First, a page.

Start Building Web Apps with KoaJS and TypeScript!

Since the early days of NodeJS, Express has been the de-facto standard web framework for NodeJS developers. However, JavaScript has come a long way in the last few years, and features like promises and async functions have made it possible to build smaller and much more robust web frameworks.

Koa is such a framework. It has been built by the team behind Express to take advantage of the latest JavaScript and NodeJS features, specifically async functions.

Unlike Express and other node frameworks such as Hapi, Koa does not require the use of callbacks. This removes a huge potential source of difficult-to-trace errors and makes the framework very easy to pick up for new developers.

In this article I’ll take you through how to get started with a new web application project using Koa and TypeScript

Getting Set Up

Koa requires a version of Node with async function support, so before starting make sure you have Node 8.x (or above) installed. Node 8 will become the new Long Term Support release in October 2017, so it is an excellent choice for starting a new project.

We’ll now create a new node project with the following installed:

  • Koa
  • Koa Router
  • TypeScript
  • TS-Node & Nodemon for auto-build & restart during development

Create a new folder for your project, then execute the following commands:

npm init   # and follow the resulting prompts to set up the project
npm i koa koa-router
npm i --save-dev typescript ts-node nodemon
npm i --save-dev @types/koa @types/koa-router

Now in the root of your project, create a new tsconfig.json file and add the following content:

{
"compilerOptions": {
"module": "commonjs",
"target": "es2017",
"noImplicitAny": true,
"outDir": "./dist",
"sourceMap": true
},
"include": [
"./src/**/*"
]
}

Note above that we configure TypeScript to transpile to ES2017 — this ensures that we take advantage of Node’s native async / await functionality.

Creating the Server

As Koa is a microframework at its core, it is very straightforward to get it up and running.

In your project directory, create a src folder, and inside it create a new file: server.ts with the following contents:

Running the server with Nodemon and TS-Node

During development, it can be a pain to remember to restart the server every time you make a change, so I like to set up my server-side projects to automatically restart on code changes.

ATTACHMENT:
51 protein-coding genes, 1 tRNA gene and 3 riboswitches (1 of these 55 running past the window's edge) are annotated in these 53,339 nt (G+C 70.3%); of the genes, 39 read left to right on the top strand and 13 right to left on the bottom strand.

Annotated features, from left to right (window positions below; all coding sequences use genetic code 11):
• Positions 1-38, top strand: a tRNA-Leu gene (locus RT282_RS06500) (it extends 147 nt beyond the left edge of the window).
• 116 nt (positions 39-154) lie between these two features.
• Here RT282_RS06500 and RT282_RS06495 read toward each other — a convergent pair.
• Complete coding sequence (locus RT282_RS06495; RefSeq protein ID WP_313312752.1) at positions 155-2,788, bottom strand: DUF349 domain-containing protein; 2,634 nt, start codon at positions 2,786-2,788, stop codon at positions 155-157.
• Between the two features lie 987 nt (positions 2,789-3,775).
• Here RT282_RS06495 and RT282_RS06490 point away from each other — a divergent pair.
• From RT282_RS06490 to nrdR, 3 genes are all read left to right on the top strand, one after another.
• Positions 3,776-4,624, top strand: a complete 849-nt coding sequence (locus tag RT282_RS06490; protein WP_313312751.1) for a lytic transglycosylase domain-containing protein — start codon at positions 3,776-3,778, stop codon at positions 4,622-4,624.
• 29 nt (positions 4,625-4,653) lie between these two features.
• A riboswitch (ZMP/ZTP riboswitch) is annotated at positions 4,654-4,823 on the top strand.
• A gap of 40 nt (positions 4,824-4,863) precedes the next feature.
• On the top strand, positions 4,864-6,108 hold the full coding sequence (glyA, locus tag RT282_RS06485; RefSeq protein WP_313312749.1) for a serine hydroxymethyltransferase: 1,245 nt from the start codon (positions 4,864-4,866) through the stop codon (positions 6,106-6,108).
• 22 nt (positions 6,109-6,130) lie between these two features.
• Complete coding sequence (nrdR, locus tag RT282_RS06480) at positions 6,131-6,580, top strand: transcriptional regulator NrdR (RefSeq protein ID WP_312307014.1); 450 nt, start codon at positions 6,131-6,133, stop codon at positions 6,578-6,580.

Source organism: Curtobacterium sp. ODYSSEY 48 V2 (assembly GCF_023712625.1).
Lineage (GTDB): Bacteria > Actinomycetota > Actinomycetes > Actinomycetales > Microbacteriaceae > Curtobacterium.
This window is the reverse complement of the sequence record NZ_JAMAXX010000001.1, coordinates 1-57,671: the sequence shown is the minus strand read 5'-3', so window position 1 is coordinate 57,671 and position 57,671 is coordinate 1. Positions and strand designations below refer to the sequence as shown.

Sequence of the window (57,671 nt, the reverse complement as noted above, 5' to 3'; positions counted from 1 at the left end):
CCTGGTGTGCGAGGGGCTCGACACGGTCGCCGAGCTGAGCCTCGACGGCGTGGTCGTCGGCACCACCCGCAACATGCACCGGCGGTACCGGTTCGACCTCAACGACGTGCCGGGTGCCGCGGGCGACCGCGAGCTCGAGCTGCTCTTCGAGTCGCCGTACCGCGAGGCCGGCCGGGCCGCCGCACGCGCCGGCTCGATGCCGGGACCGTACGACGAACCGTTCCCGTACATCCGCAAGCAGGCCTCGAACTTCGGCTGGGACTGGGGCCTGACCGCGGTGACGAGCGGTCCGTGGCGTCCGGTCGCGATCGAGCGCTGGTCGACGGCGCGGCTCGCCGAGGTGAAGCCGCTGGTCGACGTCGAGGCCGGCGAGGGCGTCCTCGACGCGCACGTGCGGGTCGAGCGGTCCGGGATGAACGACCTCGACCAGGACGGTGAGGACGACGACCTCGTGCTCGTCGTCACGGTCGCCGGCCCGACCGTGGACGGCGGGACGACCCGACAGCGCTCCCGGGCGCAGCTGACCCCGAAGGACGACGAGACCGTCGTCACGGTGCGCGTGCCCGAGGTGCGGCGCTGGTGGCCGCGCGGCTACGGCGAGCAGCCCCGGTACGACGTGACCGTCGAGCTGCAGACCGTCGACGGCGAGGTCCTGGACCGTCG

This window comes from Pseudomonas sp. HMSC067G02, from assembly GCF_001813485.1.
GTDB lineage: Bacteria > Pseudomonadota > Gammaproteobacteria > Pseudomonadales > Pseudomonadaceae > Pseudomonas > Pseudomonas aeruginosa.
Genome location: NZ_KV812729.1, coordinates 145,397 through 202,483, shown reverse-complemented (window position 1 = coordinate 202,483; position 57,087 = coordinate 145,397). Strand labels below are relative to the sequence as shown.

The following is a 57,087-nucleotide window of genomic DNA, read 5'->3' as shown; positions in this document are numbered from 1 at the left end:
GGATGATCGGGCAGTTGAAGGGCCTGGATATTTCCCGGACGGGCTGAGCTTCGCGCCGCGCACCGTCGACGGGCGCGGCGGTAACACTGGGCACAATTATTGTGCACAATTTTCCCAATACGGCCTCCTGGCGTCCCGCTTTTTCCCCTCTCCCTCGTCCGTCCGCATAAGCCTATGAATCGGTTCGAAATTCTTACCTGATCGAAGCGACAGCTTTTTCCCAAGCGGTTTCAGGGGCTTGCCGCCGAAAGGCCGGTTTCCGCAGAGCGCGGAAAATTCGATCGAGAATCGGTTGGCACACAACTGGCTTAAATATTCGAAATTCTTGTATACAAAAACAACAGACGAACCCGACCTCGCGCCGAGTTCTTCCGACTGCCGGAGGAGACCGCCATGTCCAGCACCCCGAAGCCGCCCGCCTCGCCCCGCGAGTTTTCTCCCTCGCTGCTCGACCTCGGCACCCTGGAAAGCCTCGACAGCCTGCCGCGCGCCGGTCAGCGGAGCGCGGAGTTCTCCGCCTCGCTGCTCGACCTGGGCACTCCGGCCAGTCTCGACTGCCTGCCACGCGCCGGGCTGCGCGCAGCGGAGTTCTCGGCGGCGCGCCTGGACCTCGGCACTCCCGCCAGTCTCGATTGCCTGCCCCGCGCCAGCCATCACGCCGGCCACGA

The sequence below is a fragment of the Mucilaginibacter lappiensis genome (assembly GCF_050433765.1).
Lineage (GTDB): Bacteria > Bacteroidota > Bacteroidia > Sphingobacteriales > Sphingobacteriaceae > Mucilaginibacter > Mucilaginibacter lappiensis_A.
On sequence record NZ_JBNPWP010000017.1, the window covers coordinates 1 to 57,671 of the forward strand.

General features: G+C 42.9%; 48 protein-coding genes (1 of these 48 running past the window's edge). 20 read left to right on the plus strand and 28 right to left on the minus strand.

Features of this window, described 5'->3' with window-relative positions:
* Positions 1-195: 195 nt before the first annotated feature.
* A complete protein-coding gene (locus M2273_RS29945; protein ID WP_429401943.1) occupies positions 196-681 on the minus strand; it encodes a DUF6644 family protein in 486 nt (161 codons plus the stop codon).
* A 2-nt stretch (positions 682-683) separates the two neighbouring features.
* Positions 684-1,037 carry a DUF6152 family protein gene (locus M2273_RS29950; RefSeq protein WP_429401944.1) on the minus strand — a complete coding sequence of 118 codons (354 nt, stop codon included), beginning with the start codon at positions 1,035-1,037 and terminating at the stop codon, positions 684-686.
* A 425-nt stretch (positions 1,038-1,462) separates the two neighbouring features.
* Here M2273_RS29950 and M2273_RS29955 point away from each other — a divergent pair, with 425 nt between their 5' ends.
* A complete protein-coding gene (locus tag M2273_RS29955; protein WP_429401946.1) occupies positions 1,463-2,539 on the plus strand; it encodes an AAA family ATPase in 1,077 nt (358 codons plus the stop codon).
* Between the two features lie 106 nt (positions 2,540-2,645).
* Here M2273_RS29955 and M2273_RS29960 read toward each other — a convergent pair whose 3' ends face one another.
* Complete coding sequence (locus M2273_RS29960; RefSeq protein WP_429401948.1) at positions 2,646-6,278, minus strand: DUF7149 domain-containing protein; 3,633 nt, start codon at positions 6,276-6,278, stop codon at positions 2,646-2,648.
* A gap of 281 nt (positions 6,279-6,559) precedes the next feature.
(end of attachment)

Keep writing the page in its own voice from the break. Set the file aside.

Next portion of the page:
To do this, we’ll add a watch-server npm script to our project. To do this, add the following to the “scripts” section of your package.json:

"scripts": {
"watch-server": "nodemon --watch 'src/**/*' -e ts,tsx --exec 'ts-node' ./src/server.ts"
}

Now to start your new TypeScript Koa project, just execute the following:

npm run watch-server

You should see the below output:

Now you should be able to access http://localhost:3000/ in your browser :)

Building the Application — Adding Middleware

The main Koa library consists of just the basic HTTP functionality. To build a full web application we’ll want to add appropriate middleware, such as for Logging, Error Handling, CSRF Protection, etc.

In Koa, middleware is essentially a stack of functions, created via app.use(). When a web request is received, it is passed to the first function in the stack. That function can process the request, then optionally pass it on to the next middleware function.

Lets extend our example above to include a middleware function that logs the URL of each web request to the console:

In the example above we now define two middleware functions:

  • The first middleware function takes the Url from the request context (ctx.url) and outputs it to the console using console.log()
  • The function then does await next() which tells Koa to pass the request down to the next middleware function in the stack
  • The second middleware function comes from koa-router — it uses the url of the request to match the route we configured via router.get()

Now when you access http://localhost:3000/ in a browser you should see output similar to the following:

Standard Middleware

Obviously, you don’t really want to be reinventing the wheel for your web apps. Depending on the types of app you want to create, the following middleware could be useful:

Starter Project

I have created a basic TypeScript & Koa project, which is available here for those interested :)